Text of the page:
Given nuclear logic and history, it is hard to be sanguine about a plan to convert the wayward by way of example. But what about a regime with teeth, such as that proposed by Global Zero -- with obligatory monitoring, including unannounced on-site inspections? Let us assume an agency that could identify nuclear facilities, although neither
GETTING THERE IS HALF THE HORROR
Proponents of Global Zero believe that peril comes from numbers. Cut stockpiles, they reason, and make the world a safer place. Alas, sheer numbers are not the most critical item in the nuclear age. Stability now plays the starring role -- and stability is a function of incentives, not simply numbers. As
Stability did not require the obsessive accumulation of nuclear weapons to the insane levels of the height of the Cold War. But neither does it allow for zero. So what is enough? Global Zero proposes a phased approach. In the first stage (2010-13),
These calculations include
Of course, such factors would not matter if nuclear disarmament ushered in perpetual peace. But such a heaven did not exist before nuclear weapons were deployed, so why should it exist once they are removed? The peace that disarmament advocates take for granted has been the product of the very arsenals they want to eliminate. The correlation between nuclear weapons and great-power peace is perfect -- 65 years, the longest such period in world history. Conversely, with the nuclear threat lifted, conventional war among the great powers might no longer look so terrifying. If the last rung on the escalation ladder is gone, stepping onto the first one might not lead straight to Armageddon.
But surely, it must be possible to safely bring down the number of weapons, given how even today's arsenals still constitute massive global overkill? At first glance, gradualism does seem sensible. But behind the process of disarmament lurks the ugly face of dread. As a state's stocks of nuclear weapons dwindle, its vulnerability to an enemy's disabling first strike rises -- along with its fear that such a strike might actually occur. It is easier to destroy ten missiles than one thousand. Small arsenals, in Schelling's words, put a "premium on haste," which undermines crisis stability. The structural incentive to go first, he notes, "is undoubtedly the greatest piece of mischief that can be introduced into military forces, and the greatest source of danger that peace will explode into all out war." By contrast, large and diverse forces reduce the rewards of haste. Hence, there is safety -- mutual safety -- in numbers.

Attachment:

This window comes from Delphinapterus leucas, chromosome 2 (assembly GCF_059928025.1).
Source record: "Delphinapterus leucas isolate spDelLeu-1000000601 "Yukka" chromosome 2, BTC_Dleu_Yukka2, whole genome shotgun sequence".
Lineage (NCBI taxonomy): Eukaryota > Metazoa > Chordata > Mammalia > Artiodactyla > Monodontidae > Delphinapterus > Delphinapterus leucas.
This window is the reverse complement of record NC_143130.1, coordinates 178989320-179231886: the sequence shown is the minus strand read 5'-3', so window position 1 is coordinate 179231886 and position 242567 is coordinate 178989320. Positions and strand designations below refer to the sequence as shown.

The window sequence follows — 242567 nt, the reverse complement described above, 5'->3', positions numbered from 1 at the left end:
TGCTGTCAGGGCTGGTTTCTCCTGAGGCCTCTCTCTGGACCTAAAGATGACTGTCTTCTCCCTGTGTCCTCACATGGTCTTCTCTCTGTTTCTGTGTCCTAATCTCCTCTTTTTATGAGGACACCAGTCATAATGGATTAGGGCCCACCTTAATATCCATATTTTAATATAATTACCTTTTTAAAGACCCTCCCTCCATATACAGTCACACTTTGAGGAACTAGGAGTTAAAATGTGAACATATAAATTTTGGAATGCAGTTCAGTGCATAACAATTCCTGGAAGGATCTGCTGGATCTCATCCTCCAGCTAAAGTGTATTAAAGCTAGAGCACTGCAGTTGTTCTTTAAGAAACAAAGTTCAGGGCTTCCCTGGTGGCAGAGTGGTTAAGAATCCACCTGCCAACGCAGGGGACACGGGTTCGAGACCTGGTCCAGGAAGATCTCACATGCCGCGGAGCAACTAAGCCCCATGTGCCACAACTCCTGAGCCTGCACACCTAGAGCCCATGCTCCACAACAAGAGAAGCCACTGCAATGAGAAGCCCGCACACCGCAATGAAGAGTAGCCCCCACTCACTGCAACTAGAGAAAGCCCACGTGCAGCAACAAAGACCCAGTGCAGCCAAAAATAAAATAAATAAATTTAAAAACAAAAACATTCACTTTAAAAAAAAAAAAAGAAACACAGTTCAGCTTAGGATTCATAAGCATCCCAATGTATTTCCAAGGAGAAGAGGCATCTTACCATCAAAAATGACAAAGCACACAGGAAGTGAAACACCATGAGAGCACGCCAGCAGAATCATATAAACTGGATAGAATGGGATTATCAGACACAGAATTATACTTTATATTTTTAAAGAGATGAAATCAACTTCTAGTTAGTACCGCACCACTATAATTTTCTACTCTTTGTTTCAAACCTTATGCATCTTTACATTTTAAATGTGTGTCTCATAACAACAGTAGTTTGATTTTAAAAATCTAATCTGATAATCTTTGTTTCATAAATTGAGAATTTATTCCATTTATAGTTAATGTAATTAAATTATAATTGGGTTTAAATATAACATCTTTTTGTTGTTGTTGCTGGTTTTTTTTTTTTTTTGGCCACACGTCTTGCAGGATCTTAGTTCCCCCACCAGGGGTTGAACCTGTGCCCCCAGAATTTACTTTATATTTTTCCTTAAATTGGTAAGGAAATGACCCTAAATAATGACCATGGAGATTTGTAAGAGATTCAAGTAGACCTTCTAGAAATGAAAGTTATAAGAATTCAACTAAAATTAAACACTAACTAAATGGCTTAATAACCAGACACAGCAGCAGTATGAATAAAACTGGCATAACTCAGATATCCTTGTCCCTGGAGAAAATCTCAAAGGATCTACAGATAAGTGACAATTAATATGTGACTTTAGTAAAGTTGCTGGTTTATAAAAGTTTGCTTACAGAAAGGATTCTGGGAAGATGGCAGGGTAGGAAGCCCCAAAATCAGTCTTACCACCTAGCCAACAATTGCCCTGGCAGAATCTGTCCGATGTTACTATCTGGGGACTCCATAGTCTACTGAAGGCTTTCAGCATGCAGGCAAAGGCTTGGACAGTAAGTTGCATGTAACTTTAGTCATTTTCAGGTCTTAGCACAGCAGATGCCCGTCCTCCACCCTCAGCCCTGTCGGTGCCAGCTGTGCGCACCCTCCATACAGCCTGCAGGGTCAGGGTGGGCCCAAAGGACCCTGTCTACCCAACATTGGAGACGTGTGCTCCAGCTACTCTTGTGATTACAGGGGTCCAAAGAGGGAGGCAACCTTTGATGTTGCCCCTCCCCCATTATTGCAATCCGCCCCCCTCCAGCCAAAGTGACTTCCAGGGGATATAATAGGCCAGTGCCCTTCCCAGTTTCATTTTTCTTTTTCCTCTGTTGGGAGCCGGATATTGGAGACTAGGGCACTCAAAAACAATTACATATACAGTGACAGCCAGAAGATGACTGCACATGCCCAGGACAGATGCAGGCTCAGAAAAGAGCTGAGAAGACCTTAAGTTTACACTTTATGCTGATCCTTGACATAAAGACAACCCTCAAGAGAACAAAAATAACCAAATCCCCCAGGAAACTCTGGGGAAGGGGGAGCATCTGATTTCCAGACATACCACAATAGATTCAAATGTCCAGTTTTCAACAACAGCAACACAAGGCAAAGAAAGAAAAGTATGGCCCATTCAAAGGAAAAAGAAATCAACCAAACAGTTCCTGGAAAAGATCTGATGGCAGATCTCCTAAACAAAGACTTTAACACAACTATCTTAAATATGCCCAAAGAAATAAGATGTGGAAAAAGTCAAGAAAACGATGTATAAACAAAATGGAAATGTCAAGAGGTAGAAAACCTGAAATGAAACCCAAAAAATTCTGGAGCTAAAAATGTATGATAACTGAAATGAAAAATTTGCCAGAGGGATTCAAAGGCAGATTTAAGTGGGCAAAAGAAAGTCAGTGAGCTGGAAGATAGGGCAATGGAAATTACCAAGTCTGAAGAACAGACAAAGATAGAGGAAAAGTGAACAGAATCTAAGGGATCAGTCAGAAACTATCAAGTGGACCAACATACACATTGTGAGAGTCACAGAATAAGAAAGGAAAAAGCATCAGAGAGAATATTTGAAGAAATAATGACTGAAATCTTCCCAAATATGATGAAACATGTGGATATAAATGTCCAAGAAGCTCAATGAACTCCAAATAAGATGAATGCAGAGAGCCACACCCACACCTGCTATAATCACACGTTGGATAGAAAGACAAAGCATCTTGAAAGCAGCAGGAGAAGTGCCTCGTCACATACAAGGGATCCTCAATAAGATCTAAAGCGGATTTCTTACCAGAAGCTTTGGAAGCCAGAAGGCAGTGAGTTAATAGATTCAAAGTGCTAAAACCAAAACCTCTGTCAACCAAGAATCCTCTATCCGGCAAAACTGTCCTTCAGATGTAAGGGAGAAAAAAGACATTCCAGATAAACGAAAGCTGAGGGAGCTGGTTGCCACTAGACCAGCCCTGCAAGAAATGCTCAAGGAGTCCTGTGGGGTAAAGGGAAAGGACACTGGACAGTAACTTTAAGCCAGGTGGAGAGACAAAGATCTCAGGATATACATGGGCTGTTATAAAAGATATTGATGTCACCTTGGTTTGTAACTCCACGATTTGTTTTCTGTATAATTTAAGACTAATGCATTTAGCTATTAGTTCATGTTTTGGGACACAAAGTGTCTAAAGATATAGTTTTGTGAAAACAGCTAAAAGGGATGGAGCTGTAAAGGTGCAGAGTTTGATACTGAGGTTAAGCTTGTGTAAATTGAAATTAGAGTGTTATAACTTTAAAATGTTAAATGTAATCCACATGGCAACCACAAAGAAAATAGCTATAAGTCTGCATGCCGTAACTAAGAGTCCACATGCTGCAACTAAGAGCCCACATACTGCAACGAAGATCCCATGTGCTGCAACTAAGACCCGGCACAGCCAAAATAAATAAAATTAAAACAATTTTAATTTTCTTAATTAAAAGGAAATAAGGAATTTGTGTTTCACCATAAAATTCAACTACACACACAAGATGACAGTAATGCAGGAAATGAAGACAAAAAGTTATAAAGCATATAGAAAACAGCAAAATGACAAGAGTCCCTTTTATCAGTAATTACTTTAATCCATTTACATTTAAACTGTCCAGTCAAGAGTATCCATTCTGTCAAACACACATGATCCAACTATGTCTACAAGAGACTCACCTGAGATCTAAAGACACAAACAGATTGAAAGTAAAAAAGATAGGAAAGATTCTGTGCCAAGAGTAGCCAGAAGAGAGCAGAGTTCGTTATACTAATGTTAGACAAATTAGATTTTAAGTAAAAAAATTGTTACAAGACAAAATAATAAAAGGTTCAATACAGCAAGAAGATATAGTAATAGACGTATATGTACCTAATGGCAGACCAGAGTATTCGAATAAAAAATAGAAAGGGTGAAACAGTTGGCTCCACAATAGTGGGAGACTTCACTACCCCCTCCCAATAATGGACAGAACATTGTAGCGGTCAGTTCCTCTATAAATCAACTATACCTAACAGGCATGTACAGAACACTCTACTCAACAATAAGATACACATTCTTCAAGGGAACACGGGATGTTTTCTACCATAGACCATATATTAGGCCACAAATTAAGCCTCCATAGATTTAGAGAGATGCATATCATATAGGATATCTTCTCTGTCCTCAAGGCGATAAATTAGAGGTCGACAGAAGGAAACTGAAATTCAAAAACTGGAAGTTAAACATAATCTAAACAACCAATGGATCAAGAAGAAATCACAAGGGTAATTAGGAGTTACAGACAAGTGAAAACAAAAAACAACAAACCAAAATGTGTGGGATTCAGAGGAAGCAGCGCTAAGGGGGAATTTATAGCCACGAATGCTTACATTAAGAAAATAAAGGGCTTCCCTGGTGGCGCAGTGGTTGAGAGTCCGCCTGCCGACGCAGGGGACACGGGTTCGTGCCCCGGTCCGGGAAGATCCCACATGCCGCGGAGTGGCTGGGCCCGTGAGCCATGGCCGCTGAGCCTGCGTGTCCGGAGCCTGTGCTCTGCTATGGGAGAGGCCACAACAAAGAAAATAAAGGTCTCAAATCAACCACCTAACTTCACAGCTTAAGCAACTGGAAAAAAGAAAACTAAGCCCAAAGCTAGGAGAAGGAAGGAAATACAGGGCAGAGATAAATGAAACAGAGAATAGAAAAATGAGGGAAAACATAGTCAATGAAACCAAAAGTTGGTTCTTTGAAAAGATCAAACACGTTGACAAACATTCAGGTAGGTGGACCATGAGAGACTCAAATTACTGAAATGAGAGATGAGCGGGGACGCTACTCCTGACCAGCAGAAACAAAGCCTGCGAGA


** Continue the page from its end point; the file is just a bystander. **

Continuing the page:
What about incremental disarmament -- a variant of gradualism that the Global Zero co-coordinator
Making military mobilizations cumbersome, however, is hardly a guarantee of crisis stability. The intersection of great-power rivalries with complex and staged mobilization schedules helped trigger World War I rather than prevent it. High-readiness forces would have kept the "guns of August" from going off. And
Measures that buy time for a crisis to play out slowly can sharpen the dilemma between lashing out and hanging back. Nervousness can blanket calm; when tensions are high, states will be tempted to raise the alert status of their nuclear forces by reassembling launchers and warheads and retargeting their missiles. Such moves by country A might sober up country B, signaling how high the stakes are for A. But these moves might also increase B's sense of vulnerability, prompting an even higher level of readiness on its end. If the upward spiral continues, either state or both of them might conclude that war has already begun, leaving no choice but preemption or humiliating concession.